ELUCIDATING THE EFFECTS OF MUTATION AND EVOLUTIONARY DIVERGENCE UPON PROTEIN STRUCTURE QUANTITATIVE STABILITY/FLEXIBILITY RELATIONSHIPS
1 online resource (144 pages) : PDF
University of North Carolina at Charlotte
The importance of flexibility and stability on protein function has been recognized for over five decades. A protein must be flexible enough to mediate a reaction pathway, yet rigid enough to achieve high fidelity in molecular recognition. To understand these relationships, the main focus of our research has been a comparative investigation of proteins' dynamics and thermodynamics across both "depth" and "breadth". Specifically, we compare stability and flexibility properties across a set of human c-type lysozyme point mutations (depth), as well as across a set of functionally related β-lactamase protein orthologs (breadth). To accomplish these tasks we employ a Distance Constraint Model (DCM), which provides a robust statistical mechanical description of proteins and the relationships therein. The DCM is based on network rigidity that provides mechanical mechanism for enthalpy-entropy compensation, from which Quantitative Stability/Flexibility Relationships (QSFR) can be calculated. Our results suggest that DCM can be used for predicting stability of proteins with an average percent error of 4.3%. Deciphering changes in flexibility, DCM results suggest that the influence of mutations can lead to frequent, large and long-range effects in protein dynamics. Our breadth analyses indicate that QSFR and physiochemical property characterization of orthologs in a protein family parallel evolutionary relationship. Going further, we present protocols for clustering protein structures using their QSFR properties, thus paving way for comprehensive quantitative stability/flexibility relationship analysis across protein families and superfamilies. To summarize, the results presented in this work provide a complete description of proteins that account for their stability, flexibility and function.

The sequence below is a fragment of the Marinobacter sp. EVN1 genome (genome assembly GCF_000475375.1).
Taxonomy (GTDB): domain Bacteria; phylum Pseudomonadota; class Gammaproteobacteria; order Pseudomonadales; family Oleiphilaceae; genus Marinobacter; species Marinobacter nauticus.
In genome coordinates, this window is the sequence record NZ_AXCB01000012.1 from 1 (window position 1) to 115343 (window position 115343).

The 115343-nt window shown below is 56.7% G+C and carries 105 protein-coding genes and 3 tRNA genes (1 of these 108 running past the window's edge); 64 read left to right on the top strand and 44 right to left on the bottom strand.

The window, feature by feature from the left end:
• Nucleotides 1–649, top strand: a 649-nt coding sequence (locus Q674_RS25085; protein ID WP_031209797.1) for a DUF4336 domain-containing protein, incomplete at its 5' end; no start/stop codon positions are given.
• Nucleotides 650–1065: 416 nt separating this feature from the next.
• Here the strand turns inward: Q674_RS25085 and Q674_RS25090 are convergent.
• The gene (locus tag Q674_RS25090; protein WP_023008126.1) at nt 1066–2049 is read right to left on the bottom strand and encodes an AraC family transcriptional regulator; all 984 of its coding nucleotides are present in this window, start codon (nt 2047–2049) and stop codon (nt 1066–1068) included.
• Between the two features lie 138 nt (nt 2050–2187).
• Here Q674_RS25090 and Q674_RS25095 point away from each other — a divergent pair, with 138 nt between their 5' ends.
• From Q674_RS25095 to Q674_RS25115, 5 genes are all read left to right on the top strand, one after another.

Livesay, DennisJacobs, Donald
Guo, Jun-taoKrueger, Joanna
Thesis (Ph.D.)--University of North Carolina at Charlotte, 2012.
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